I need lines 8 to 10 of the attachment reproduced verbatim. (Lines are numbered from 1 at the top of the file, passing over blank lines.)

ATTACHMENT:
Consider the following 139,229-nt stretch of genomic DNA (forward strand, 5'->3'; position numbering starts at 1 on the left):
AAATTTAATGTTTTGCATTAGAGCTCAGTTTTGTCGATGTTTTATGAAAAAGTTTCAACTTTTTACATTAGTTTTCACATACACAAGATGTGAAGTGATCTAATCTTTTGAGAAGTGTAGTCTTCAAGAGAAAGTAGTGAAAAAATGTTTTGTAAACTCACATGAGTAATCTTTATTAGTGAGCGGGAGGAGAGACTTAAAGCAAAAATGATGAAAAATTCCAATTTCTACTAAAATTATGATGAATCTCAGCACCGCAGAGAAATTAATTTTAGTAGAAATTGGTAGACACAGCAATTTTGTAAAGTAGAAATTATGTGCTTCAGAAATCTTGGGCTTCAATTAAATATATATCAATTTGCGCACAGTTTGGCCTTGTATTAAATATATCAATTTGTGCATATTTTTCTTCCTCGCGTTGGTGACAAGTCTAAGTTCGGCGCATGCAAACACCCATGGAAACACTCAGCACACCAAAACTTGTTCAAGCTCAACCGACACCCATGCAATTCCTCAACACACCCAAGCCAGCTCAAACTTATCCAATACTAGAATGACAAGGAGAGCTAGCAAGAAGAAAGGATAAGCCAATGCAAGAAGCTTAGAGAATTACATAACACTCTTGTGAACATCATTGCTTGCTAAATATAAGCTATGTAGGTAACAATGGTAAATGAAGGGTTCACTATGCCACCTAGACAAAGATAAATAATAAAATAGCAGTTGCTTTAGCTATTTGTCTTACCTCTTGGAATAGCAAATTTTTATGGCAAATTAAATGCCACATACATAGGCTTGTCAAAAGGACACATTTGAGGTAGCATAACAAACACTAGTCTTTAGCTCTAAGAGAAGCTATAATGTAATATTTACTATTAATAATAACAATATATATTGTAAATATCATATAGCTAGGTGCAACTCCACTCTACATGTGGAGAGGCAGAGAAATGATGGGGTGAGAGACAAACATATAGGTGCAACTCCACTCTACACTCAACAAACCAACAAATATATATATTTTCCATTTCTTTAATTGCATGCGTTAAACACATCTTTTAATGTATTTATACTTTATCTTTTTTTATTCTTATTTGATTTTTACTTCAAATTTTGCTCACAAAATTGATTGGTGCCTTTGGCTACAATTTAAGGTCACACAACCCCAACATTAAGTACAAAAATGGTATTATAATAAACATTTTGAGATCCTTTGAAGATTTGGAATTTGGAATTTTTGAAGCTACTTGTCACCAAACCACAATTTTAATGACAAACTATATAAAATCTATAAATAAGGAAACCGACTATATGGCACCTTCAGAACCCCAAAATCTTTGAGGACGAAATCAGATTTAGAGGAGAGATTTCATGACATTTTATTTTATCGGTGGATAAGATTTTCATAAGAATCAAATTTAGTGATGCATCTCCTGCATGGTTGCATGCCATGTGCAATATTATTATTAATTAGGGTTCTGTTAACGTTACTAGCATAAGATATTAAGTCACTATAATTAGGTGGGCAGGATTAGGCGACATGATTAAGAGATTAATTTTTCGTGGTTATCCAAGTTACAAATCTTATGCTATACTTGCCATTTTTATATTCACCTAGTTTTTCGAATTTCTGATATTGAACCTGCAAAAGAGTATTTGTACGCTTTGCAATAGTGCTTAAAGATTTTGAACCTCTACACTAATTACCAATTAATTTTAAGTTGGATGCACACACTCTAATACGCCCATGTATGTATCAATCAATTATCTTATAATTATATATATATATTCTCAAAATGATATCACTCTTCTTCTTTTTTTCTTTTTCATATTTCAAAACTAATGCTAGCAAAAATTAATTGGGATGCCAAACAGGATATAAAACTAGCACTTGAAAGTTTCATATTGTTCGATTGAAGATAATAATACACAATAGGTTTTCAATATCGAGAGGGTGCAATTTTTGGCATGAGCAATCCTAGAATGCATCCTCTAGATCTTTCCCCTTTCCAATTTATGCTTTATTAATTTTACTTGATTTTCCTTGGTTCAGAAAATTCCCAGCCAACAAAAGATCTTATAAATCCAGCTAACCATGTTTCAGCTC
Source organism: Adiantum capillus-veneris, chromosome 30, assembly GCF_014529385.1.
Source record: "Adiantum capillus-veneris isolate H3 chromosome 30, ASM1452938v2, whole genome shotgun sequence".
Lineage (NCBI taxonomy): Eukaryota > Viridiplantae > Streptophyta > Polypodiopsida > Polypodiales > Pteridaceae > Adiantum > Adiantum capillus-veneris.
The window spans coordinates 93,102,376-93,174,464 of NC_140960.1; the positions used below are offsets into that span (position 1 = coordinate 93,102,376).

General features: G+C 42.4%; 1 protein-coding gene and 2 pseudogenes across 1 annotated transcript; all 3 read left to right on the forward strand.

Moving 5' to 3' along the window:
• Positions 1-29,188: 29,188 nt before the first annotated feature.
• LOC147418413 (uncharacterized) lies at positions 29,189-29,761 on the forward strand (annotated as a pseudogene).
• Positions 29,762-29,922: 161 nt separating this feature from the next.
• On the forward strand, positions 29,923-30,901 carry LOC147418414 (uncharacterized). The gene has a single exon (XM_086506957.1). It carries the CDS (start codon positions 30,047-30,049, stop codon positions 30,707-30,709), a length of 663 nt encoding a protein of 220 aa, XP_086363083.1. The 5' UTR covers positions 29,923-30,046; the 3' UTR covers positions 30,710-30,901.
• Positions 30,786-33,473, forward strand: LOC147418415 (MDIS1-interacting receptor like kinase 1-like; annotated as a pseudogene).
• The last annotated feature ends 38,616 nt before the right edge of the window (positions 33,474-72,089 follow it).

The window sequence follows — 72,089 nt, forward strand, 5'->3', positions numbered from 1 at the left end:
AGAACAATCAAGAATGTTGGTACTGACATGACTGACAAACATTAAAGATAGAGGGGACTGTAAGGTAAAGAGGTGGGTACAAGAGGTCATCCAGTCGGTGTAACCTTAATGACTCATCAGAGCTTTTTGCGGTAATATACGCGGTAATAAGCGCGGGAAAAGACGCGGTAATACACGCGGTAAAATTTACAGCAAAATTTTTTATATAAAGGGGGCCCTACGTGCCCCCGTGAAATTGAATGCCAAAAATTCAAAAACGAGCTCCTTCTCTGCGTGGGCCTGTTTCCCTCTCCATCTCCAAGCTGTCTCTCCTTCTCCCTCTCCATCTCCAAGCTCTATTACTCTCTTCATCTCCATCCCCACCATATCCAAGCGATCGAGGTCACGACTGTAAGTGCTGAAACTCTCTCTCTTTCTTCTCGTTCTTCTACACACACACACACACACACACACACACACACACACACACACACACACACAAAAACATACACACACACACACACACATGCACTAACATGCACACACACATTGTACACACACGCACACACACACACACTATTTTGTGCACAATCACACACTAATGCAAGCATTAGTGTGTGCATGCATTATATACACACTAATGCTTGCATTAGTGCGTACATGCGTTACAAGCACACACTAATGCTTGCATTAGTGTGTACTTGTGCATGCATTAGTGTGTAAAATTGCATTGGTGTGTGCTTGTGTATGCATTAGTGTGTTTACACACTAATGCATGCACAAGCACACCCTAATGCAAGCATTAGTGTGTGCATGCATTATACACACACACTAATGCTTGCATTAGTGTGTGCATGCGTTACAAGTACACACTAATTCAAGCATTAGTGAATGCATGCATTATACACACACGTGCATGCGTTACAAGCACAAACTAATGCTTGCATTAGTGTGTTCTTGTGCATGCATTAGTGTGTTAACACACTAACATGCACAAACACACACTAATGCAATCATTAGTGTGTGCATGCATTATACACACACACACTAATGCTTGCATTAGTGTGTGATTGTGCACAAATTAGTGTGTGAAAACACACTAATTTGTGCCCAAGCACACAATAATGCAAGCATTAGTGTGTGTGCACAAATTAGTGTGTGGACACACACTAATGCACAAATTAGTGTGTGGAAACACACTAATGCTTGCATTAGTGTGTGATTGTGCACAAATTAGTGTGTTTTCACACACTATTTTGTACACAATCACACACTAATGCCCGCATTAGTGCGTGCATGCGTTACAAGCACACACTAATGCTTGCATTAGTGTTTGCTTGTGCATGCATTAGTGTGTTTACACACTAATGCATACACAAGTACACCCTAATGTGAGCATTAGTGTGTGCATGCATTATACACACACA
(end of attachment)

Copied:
Moving 5' to 3' along the window:
• Positions 1-29,188: 29,188 nt before the first annotated feature.
• LOC147418413 (uncharacterized) lies at positions 29,189-29,761 on the forward strand (annotated as a pseudogene).